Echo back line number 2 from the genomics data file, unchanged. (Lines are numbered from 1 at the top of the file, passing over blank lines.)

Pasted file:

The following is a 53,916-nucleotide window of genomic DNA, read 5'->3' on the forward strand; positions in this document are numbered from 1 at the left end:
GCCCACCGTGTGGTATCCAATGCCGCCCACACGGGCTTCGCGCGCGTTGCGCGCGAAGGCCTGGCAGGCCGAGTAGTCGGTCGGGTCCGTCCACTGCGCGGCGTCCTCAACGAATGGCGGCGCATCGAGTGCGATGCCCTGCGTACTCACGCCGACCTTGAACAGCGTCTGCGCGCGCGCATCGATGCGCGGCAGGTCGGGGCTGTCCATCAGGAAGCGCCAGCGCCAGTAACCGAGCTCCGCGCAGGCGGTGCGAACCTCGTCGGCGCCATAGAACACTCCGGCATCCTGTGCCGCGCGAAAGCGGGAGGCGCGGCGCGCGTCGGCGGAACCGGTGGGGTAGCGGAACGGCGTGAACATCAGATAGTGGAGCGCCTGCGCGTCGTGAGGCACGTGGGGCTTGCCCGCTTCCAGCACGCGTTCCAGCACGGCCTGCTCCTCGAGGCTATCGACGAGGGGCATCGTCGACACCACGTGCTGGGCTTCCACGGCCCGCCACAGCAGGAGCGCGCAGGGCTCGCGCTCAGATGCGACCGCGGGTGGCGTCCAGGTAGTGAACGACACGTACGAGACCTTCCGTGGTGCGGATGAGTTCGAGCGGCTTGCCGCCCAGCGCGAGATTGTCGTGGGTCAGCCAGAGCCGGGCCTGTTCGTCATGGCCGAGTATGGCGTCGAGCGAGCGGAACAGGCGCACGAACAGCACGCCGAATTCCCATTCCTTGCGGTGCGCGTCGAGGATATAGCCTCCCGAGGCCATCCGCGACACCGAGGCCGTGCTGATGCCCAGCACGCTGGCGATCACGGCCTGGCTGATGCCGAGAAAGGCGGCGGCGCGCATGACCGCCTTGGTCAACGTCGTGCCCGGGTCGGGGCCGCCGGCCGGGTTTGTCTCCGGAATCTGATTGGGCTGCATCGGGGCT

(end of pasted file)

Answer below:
GCCCACCGTGTGGTATCCAATGCCGCCCACACGGGCTTCGCGCGCGTTGCGCGCGAAGGCCTGGCAGGCCGAGTAGTCGGTCGGGTCCGTCCACTGCGCGGCGTCCTCAACGAATGGCGGCGCATCGAGTGCGATGCCCTGCGTACTCACGCCGACCTTGAACAGCGTCTGCGCGCGCGCATCGATGCGCGGCAGGTCGGGGCTGTCCATCAGGAAGCGCCAGCGCCAGTAACCGAGCTCCGCGCAGGCGGTGCGAACCTCGTCGGCGCCATAGAACACTCCGGCATCCTGTGCCGCGCGAAAGCGGGAGGCGCGGCGCGCGTCGGCGGAACCGGTGGGGTAGCGGAACGGCGTGAACATCAGATAGTGGAGCGCCTGCGCGTCGTGAGGCACGTGGGGCTTGCCCGCTTCCAGCACGCGTTCCAGCACGGCCTGCTCCTCGAGGCTATCGACGAGGGGCATCGTCGACACCACGTGCTGGGCTTCCACGGCCCGCCACAGCAGGAGCGCGCAGGGCTCGCGCTCAGATGCGACCGCGGGTGGCGTCCAGGTAGTGAACGACACGTACGAGACCTTCCGTGGTGCGGATGAGTTCGAGCGGCTTGCCGCCCAGCGCGAGATTGTCGTGGGTCAGCCAGAGCCGGGCCTGTTCGTCATGGCCGAGTATGGCGTCGAGCGAGCGGAACAGGCGCACGAACAGCACGCCGAATTCCCATTCCTTGCGGTGCGCGTCGAGGATATAGCCTCCCGAGGCCATCCGCGACACCGAGGCCGTGCTGATGCCCAGCACGCTGGCGATCACGGCCTGGCTGATGCCGAGAAAGGCGGCGGCGCGCATGACCGCCTTGGTCAACGTCGTGCCCGGGTCGGGGCCGCCGGCCGGGTTTGTCTCCGGAATCTGATTGGGCTGCATCGGGGCT